How it all began?
On Tuesday, May 11, 1869, seven men gathered at Nortan’s Hall to discuss the need for a Lutheran church in Rochester. After speaking with others in the community, they met again on June 14, and “Rochester Norwegian Evangelical Lutheran Congregation” was born. Reverend N. E. Jensen was called to hold services every three weeks at a salary of $150–$200 per year.
In 1870, the congregation purchased an old Baptist church and began holding services in Norwegian. A year later, members of the congregation disagreed about whether they should continue with Norwegian services. Twenty-seven members left the congregation and the reorganized church’s name was changed to “The First Independent Lutheran Congregation of Rochester.”
Reverend Rasmus Anderson served as pastor from 1885 until 1894 but resigned when it was decided that the younger generation needed sermons in English.
Church members who were determined to move away from Norwegian became upset again in 1915 when Reverend Johan Rodvik began to encourage young people to use the old language. Reverend Rodvik brought in members who agreed with him, and the church was again split.
Sometime around 1918, the Sunday School became disorganized, and the congregation was struggling. The Board of Organization for the Free Lutheran Church was called on to help. On August 25, 1919, church records state that “the opposing party was ousted from the congregation.” On May 31, 1920, the exclusive use of the English language in services and meetings was adopted.
Reverend A. G. Hansen was called in 1920. Soon plans were underway to build a new church on the old site for Bethel’s 35 members, and funds were solicited. The first service was held in the completed basement on Christmas Day, 1921 for 207 members. The finished brick structure opened on Christmas Day, 1924. During Reverend Hansen’s 40 years at Bethel Church, membership increased from 35 members to 2,400, and Bethel became a congregation actively involved in community and world affairs.
Land was purchased at Bethel’s current location in 1954 to construct a new church building. It was dedicated on July 14, 1957.
In 1963, Bethel joined the American Lutheran Church, and changed its name from Bethel English Lutheran Church to Bethel Lutheran Church. It was assumed that except for an occasional Uffda, the congregation was safe from the Norwegian language barrier.
A proposal was passed on June 11, 1978, to refurbish the Fellowship hall at a cost of $28,000. Fortunately, work did not begin immediately because on July 5, Rochester experienced its worst flood in over 100 years. Bethel’s basement was filled with flood water and sewage as the Zumbro River raced over its banks turning Third Avenue into a rushing river.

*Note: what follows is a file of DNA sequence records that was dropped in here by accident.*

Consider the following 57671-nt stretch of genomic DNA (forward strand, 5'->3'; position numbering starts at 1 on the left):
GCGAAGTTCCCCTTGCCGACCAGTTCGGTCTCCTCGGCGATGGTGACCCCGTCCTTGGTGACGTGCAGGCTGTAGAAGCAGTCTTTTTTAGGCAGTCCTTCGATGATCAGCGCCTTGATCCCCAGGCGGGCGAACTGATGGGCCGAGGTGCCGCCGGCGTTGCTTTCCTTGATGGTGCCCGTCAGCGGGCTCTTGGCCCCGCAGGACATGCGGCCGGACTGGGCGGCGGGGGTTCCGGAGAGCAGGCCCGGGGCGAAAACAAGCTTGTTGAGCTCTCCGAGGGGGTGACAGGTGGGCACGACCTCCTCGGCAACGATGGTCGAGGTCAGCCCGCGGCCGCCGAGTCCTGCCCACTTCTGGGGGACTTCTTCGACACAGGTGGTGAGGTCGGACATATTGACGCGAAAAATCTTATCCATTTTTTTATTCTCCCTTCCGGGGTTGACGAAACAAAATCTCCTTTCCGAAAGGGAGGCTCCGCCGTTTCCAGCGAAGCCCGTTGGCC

Countless hours of work by dedicated Bethel members, donations of $44,853, and a $37,000 loan from the Small Business Administration resulted in a reconstructed basement—and the work of the church continued.
In 2005, the congregation dedicated a new 1,050-seat sanctuary and remodeled the old sanctuary into a main floor Fellowship Hall. This set Bethel up for a time of renewed growth in numbers and mission.
Just as Bethel in Hebrew means “house of God,” Bethel Lutheran Church has been known as the House of God since its beginning in 1869. Bethel has been blessed with many gifts and resources that are continually used to “Grow God’s House” for ministry locally, regionally, and internationally. May you join us in becoming an instrument of God here at Bethel.
Sunday School was started.
Bethel became part of the new Lutheran Free Church.
The name Bethel Lutheran Church was adopted.
The church’s name was changed to Bethel English Lutheran Church.
Bethel had a Sunday School, a Youth program later called the Luther League, Ladies Aid, an Altar Guild, a Men’s group, and various Bible study groups.
Bethel called its first associate pastor.
The first TV broadcast of a Sunday service aired.
Bethel purchased its first computer for word processing and record keeping.
The ALC, LCA, and AELC merged to form Evangelical Lutheran Church in America (ELCA). Bethel joined the ELCA.
Community Food Response (CFR) began using Bethel as their distribution point three days a week. CFR collects and distributes prepared but unserved food from retail establishments, schools, etc. CFR continues to partner with Bethel in this endeavor.
Augsburg College began using Bethel facilities for a Rochester program. The arrangement continues to this day with a the newly named, Augsburg University.
Bethel Worship services and Adult Education classes became available on the Bethel website.
A new-to-Bethel Wicks pipe organ was installed and dedicated on May 17.
A contemporary service called Gate of Life was added at 10:10 am on Sunday mornings.
A Parish Nurse Ministry was established.
Following four years of planning, construction of a columbarium began. It was dedicated on November 4.
A worldwide pandemic meant that Bethel “pivoted” to offer its first of many Drive-In Worship services with Holy Communion served to people in their vehicles. In addition, a livestream of worship, with each service later posted to the Bethel website, was instituted.